Anybody that sets out a smorgasbord of food for the birds wintering in their backyards can tell you that, for no apparent reason, the numbers of American goldfinches they feed from year to year can vary widely. Let’s take a close look at this apparent dilemma and see if there is an explanation for this odd phenomenon.
Studies have shown that nationwide, on an average, those of us that feed birds during the month of January will see an average of 10 American goldfinches at our feeders on a regular basis. However, some years flocks of upward of 100 or more American goldfinches descend on our feeders. Likewise, in other years, if you are like me, you do not come close to hosting even 10 birds.
The answer to this mystery is linked to the goldfinch’s breeding and winter ranges and average January temperatures.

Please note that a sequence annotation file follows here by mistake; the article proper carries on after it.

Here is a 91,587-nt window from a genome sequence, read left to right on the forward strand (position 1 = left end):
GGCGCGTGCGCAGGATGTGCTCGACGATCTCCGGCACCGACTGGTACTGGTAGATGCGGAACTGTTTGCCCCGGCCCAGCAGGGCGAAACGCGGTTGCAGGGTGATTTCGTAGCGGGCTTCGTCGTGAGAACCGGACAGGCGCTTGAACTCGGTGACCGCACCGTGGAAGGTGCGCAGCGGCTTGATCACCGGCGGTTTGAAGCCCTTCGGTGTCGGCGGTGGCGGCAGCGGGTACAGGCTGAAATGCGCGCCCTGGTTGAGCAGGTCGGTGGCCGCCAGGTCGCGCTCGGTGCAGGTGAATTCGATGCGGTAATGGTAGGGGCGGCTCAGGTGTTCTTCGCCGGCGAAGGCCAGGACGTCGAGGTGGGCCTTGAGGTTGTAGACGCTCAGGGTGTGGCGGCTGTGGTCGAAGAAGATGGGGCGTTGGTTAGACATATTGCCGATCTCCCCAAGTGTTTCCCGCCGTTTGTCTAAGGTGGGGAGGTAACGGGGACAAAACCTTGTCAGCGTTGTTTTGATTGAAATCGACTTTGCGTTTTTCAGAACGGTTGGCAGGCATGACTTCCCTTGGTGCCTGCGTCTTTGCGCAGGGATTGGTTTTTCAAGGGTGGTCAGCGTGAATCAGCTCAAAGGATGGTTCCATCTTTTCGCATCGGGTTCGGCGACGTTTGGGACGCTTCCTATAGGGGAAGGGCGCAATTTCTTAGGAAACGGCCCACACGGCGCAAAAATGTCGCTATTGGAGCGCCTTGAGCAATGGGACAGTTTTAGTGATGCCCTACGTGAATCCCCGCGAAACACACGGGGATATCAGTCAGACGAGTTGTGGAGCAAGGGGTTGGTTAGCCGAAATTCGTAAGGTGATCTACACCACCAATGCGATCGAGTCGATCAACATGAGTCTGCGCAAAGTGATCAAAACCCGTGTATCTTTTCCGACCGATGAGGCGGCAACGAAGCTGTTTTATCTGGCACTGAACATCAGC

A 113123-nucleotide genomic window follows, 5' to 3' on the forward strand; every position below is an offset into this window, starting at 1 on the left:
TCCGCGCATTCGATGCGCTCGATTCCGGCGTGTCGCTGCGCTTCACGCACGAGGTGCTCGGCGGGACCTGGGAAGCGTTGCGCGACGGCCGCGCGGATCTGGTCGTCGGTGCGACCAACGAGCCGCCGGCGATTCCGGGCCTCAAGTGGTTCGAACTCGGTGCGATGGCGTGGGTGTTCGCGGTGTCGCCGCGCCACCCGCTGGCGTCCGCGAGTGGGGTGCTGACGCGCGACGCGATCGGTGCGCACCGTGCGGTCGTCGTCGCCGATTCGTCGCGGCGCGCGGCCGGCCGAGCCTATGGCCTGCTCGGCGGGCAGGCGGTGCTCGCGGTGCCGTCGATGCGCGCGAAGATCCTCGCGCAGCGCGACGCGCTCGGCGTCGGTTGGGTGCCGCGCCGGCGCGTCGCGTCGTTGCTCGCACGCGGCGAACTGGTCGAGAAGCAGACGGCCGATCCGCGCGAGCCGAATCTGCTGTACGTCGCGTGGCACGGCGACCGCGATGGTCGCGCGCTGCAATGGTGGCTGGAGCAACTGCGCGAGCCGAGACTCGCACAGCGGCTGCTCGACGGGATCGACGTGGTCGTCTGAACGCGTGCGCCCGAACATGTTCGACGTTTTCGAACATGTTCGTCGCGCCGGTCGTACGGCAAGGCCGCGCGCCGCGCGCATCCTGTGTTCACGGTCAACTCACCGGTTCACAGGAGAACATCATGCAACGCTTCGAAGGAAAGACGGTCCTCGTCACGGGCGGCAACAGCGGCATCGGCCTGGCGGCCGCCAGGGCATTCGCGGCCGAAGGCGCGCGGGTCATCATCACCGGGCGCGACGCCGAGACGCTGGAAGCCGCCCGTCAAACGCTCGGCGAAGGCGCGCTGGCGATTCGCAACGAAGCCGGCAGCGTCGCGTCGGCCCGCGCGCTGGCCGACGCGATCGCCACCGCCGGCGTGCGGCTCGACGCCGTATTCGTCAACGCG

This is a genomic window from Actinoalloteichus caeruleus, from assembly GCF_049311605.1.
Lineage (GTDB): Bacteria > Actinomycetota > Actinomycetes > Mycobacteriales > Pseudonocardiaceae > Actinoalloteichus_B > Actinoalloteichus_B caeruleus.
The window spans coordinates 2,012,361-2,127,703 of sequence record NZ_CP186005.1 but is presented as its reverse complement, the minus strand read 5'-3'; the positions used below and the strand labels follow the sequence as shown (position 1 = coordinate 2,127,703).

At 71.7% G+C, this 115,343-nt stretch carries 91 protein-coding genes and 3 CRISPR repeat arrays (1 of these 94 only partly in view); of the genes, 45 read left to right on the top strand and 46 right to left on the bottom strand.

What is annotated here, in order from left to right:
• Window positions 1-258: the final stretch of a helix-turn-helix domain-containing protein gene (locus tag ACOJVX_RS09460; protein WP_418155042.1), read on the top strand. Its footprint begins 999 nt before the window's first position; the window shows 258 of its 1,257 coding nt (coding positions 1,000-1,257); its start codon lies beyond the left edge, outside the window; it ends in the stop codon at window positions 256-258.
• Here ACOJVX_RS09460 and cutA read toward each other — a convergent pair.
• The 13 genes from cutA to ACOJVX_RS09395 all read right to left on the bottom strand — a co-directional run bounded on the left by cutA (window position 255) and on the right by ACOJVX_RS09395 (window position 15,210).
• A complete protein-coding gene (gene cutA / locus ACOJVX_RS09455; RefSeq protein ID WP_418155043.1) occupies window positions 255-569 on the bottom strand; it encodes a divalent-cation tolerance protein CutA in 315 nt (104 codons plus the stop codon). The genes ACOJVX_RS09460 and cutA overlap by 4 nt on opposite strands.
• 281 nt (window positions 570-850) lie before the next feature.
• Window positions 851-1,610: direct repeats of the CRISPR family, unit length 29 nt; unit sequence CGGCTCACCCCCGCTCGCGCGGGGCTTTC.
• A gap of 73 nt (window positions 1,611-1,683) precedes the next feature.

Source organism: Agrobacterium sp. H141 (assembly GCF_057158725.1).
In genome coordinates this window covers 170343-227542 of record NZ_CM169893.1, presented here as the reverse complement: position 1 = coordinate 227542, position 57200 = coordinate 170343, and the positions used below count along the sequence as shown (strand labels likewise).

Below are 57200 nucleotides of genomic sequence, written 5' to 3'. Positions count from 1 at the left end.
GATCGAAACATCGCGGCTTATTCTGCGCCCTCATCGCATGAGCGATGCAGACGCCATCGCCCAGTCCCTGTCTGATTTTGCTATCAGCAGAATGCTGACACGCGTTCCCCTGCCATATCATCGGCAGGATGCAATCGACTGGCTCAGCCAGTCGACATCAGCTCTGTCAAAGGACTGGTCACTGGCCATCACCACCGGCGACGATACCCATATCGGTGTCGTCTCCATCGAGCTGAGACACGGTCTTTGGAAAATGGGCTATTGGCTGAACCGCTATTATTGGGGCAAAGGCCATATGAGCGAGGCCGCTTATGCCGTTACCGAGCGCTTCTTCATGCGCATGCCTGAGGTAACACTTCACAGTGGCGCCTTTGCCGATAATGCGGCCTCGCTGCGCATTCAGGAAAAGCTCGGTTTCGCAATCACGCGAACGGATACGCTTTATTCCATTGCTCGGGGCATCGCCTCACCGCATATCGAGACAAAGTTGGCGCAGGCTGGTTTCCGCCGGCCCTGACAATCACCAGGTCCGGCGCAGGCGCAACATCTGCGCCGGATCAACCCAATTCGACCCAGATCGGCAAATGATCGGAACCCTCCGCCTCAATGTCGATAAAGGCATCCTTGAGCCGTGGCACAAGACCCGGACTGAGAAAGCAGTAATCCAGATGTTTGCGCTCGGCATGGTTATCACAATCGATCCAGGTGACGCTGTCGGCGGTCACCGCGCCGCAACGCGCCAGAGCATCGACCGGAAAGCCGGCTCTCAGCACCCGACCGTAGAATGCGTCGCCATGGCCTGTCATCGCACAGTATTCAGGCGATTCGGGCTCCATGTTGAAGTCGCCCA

The American goldfinch has a large breeding range that extends in a broad band that sweeps across southern Canada and the northern two-thirds of the contiguous United States.
In Georgia, American goldfinches breed throughout much of the state with the exception of the southeastern slice of the state.
Meanwhile, the bird’s winter range encompasses its breeding range and the entire South.
However, some years American goldfinches breeding in the northern portion of their breeding range might not migrate at all. However, if food supplies are inadequate and/or winter temperatures average 0˚F or below, many will take wing and migrate upwards of 1,000 or more miles southward to escape the cold and locate food.
In comparison, during a normal winter our homegrown American goldfinches stay pretty close to home each. When this occurs, we are likely to see few goldfinches feeding on nyger and sunflower seeds in our backyards.
That being said, it is apparent the only way we can predict whether we are going to host a lot of American goldfinches at our feeders this winter is to watch the weather reports for those parts of the continent north of Georgia.